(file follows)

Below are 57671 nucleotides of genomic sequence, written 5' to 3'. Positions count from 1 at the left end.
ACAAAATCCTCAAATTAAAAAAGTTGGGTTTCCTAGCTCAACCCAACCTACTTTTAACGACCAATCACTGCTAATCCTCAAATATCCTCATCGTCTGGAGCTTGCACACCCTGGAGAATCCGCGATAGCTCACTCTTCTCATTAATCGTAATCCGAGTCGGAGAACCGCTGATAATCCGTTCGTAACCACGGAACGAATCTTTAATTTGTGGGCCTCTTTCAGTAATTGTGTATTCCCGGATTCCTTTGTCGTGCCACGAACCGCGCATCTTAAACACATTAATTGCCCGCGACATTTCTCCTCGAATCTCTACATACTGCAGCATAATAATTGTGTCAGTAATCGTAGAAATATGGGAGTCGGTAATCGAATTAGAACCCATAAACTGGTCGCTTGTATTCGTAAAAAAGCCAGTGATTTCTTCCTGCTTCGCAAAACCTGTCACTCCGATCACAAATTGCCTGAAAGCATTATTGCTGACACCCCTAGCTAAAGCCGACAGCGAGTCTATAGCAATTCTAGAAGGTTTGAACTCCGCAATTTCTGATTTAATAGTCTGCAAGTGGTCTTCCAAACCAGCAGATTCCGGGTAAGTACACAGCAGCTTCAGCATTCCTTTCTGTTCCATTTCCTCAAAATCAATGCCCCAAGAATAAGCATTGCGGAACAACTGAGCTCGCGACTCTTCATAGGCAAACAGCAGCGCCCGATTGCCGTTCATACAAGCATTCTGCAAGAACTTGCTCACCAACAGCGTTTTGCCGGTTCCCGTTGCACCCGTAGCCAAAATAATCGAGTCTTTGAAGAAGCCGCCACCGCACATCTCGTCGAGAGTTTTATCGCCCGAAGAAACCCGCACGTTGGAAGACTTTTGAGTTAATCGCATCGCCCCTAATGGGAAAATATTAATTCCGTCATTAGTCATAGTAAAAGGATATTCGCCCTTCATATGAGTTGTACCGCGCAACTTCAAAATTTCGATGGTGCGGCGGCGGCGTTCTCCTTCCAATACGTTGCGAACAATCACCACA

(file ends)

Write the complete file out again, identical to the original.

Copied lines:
Below are 57671 nucleotides of genomic sequence, written 5' to 3'. Positions count from 1 at the left end.
ACAAAATCCTCAAATTAAAAAAGTTGGGTTTCCTAGCTCAACCCAACCTACTTTTAACGACCAATCACTGCTAATCCTCAAATATCCTCATCGTCTGGAGCTTGCACACCCTGGAGAATCCGCGATAGCTCACTCTTCTCATTAATCGTAATCCGAGTCGGAGAACCGCTGATAATCCGTTCGTAACCACGGAACGAATCTTTAATTTGTGGGCCTCTTTCAGTAATTGTGTATTCCCGGATTCCTTTGTCGTGCCACGAACCGCGCATCTTAAACACATTAATTGCCCGCGACATTTCTCCTCGAATCTCTACATACTGCAGCATAATAATTGTGTCAGTAATCGTAGAAATATGGGAGTCGGTAATCGAATTAGAACCCATAAACTGGTCGCTTGTATTCGTAAAAAAGCCAGTGATTTCTTCCTGCTTCGCAAAACCTGTCACTCCGATCACAAATTGCCTGAAAGCATTATTGCTGACACCCCTAGCTAAAGCCGACAGCGAGTCTATAGCAATTCTAGAAGGTTTGAACTCCGCAATTTCTGATTTAATAGTCTGCAAGTGGTCTTCCAAACCAGCAGATTCCGGGTAAGTACACAGCAGCTTCAGCATTCCTTTCTGTTCCATTTCCTCAAAATCAATGCCCCAAGAATAAGCATTGCGGAACAACTGAGCTCGCGACTCTTCATAGGCAAACAGCAGCGCCCGATTGCCGTTCATACAAGCATTCTGCAAGAACTTGCTCACCAACAGCGTTTTGCCGGTTCCCGTTGCACCCGTAGCCAAAATAATCGAGTCTTTGAAGAAGCCGCCACCGCACATCTCGTCGAGAGTTTTATCGCCCGAAGAAACCCGCACGTTGGAAGACTTTTGAGTTAATCGCATCGCCCCTAATGGGAAAATATTAATTCCGTCATTAGTCATAGTAAAAGGATATTCGCCCTTCATATGAGTTGTACCGCGCAACTTCAAAATTTCGATGGTGCGGCGGCGGCGTTCTCCTTCCAATACGTTGCGAACAATCACCACA